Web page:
Implementing novel regimens for drug-resistant TB in South Africa: what can the world learn?
|dc.description.abstract||Worldwide uptake of new drugs in the treatment of rifampicin-resistant tuberculosis (RR-TB) has been extremely low. In June 2018, ahead of the release of the updated WHO guidelines for the management of RR-TB, South Africa announced that bedaquiline (BDQ) would be provided to virtually all RR-TB patients on shorter or longer regimens. South Africa has been the global leader in accessing BDQ for patients with RR-TB, who now represent 60% of the global BDQ cohort. The use of BDQ within a shorter modified regimen has generated the programmatic data underpinning the most recent change in WHO guidelines endorsing a shorter, injectable-free regimen. Progressive policies on access to new drugs have resulted in improved favourable outcomes and a reduction in mortality among RR-TB patients in South Africa. This supported global policy change. The strategies underpinning these bold actions include close collaboration between the South African National TB Programme and partners, introduction of new TB diagnostic tools in closely monitored conditions and the use of locally generated programmatic evidence to inform country policy changes. In this paper, we summarise a decade´s work that led to the bold decision to use a modified, short, injectable-free regimen with BDQ and linezolid under carefully monitored programmatic conditions.||en_US|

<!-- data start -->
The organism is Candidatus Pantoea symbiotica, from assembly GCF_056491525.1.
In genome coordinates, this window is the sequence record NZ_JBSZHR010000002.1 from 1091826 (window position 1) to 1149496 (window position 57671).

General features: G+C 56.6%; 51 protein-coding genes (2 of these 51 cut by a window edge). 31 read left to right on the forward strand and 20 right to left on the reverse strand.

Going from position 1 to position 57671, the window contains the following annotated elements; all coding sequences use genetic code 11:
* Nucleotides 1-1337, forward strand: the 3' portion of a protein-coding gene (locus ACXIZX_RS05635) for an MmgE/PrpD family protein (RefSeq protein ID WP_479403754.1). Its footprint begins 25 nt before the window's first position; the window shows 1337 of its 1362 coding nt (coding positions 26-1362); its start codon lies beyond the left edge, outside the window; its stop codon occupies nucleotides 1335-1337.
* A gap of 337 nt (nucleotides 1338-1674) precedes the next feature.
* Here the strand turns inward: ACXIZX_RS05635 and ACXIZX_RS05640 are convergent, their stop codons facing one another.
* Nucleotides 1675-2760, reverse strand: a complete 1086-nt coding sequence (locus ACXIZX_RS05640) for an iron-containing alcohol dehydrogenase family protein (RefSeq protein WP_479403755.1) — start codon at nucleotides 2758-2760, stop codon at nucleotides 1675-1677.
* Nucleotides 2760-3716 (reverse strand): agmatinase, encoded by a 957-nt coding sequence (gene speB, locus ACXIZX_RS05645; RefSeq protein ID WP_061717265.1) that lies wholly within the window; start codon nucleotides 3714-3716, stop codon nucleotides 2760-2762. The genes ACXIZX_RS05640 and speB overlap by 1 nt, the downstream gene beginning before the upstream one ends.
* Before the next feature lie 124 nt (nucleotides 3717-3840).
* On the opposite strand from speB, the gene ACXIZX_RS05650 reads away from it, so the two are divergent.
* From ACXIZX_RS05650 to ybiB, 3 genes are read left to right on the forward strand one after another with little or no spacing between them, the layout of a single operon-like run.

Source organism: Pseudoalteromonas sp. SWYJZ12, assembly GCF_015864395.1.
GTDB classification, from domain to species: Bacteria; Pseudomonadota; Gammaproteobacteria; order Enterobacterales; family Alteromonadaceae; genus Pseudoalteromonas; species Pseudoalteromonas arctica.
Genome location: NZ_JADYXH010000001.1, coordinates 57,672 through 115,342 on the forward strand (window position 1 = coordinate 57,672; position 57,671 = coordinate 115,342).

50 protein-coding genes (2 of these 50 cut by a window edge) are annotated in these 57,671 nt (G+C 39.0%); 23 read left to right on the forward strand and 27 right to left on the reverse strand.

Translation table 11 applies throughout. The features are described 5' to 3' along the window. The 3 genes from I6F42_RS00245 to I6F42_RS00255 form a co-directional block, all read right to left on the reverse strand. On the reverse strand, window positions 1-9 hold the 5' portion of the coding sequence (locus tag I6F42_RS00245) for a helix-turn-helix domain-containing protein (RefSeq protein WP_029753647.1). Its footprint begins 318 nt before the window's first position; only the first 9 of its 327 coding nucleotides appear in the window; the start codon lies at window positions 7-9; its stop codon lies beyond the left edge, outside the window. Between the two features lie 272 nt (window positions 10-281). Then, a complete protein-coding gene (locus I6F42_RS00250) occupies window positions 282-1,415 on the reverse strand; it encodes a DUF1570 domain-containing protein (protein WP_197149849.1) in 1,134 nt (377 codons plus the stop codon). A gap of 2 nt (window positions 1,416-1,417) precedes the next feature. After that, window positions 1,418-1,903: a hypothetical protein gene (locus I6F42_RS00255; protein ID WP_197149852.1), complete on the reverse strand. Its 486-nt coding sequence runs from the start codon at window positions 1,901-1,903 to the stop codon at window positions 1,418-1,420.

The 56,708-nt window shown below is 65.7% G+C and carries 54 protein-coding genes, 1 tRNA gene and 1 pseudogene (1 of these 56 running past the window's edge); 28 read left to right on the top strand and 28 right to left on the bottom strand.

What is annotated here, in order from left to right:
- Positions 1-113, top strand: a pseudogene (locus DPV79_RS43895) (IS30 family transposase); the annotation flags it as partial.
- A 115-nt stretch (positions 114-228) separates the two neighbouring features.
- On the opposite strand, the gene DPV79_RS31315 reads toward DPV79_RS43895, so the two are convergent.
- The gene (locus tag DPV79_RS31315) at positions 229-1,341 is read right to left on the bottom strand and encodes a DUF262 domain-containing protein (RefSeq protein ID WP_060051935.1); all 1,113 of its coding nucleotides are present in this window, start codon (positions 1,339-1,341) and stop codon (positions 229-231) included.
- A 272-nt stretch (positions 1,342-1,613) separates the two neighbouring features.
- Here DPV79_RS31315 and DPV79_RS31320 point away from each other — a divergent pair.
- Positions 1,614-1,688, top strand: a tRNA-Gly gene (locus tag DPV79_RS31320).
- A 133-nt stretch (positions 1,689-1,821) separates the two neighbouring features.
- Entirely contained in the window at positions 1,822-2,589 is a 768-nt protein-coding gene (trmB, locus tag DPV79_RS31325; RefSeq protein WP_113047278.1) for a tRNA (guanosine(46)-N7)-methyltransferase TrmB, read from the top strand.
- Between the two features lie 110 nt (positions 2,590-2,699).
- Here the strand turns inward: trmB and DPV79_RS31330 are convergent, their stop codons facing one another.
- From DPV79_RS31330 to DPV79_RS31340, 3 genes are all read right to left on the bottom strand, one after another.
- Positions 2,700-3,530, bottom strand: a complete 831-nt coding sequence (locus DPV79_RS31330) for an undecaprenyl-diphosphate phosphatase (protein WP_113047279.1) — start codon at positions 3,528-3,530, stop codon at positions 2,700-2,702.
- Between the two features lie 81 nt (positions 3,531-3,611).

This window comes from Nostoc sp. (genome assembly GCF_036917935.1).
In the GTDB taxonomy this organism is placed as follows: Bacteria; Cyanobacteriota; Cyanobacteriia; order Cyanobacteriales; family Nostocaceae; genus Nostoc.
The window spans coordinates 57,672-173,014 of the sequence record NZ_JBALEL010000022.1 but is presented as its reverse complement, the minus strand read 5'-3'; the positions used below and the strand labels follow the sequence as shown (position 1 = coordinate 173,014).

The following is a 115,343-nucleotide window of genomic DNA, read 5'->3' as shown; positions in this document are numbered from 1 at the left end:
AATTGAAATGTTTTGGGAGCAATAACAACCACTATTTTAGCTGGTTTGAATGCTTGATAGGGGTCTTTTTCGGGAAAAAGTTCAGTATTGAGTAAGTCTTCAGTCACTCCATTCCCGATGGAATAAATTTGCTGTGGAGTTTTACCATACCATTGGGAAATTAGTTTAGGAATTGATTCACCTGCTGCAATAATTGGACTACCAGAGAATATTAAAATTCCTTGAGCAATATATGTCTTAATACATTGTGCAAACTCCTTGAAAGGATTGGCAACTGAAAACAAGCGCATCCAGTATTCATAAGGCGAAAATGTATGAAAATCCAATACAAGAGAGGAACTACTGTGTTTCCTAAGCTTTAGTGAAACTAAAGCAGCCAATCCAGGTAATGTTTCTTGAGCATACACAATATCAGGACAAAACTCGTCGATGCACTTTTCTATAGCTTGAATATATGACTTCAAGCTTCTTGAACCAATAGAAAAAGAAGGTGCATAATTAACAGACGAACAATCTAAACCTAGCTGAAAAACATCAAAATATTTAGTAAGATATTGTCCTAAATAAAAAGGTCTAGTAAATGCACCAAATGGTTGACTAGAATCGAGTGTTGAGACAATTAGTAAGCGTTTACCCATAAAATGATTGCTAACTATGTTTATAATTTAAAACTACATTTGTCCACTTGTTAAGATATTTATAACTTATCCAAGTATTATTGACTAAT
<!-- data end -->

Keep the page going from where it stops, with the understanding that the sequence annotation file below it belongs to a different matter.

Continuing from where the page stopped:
|dc.publisher||International Union Against Tuberculosis and Lung Disease||en_US|
|dc.rights||With thanks to the International Union Against Tuberculosis and Lung Disease.||en_US|
|dc.title||Implementing novel regimens for drug-resistant TB in South Africa: what can the world learn?||en_US|
|dc.identifier.journal||The International Journal of Tuberculosis and Lung Disease||en_US|